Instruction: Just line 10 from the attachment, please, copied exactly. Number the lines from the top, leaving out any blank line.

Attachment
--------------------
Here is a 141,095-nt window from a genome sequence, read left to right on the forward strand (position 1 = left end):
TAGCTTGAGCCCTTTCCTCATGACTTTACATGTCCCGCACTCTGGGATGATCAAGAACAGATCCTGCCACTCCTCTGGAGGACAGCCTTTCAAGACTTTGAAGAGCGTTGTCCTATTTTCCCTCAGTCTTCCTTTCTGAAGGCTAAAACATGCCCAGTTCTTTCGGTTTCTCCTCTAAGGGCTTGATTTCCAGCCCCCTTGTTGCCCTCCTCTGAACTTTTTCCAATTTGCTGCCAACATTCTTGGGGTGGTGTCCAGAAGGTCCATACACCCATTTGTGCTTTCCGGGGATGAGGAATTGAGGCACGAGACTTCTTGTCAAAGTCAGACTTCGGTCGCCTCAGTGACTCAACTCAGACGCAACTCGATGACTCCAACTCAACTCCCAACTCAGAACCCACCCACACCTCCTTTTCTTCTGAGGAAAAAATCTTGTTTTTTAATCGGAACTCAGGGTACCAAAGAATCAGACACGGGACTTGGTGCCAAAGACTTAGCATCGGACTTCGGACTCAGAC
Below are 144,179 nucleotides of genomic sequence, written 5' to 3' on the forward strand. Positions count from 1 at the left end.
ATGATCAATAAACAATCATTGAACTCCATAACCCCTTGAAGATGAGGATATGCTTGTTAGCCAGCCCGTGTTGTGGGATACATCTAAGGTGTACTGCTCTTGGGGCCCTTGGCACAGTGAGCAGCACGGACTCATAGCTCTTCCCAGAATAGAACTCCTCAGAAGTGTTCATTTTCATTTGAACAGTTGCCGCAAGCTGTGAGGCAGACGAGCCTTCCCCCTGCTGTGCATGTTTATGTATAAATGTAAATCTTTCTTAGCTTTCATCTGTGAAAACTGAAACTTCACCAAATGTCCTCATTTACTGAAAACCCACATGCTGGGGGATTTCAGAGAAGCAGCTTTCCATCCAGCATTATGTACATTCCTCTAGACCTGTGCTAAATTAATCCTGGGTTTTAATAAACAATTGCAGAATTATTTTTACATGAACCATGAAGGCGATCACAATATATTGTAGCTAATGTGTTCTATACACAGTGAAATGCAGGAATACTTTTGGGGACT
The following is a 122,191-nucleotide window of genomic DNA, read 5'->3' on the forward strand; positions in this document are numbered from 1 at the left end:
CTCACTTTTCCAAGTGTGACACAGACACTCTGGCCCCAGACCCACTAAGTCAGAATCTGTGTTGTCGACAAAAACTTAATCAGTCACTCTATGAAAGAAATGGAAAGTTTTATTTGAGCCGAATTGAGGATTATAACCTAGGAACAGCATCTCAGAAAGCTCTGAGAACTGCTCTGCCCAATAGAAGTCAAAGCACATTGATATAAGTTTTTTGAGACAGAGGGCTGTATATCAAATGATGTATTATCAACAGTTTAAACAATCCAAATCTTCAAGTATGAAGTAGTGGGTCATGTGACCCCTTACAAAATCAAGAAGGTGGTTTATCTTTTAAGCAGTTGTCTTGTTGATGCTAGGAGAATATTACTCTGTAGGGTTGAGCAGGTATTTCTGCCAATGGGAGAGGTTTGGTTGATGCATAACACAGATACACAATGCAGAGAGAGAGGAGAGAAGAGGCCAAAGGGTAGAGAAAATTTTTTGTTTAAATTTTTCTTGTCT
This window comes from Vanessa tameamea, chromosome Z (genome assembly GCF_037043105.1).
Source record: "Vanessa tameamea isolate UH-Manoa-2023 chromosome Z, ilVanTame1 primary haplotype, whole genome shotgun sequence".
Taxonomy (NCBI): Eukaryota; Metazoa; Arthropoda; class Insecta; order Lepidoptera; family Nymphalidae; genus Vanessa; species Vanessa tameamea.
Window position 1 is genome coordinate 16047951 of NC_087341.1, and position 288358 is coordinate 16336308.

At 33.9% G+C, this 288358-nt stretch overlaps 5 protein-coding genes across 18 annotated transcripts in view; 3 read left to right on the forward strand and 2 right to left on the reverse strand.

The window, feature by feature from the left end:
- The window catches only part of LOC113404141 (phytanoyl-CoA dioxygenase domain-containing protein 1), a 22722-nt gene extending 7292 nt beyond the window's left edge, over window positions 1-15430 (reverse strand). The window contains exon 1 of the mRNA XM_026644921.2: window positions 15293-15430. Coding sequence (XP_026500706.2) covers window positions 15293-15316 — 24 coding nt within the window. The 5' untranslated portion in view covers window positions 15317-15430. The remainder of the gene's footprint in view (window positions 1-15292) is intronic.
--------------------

Window position 1 is genome coordinate 16047951 of NC_087341.1, and position 288358 is coordinate 16336308.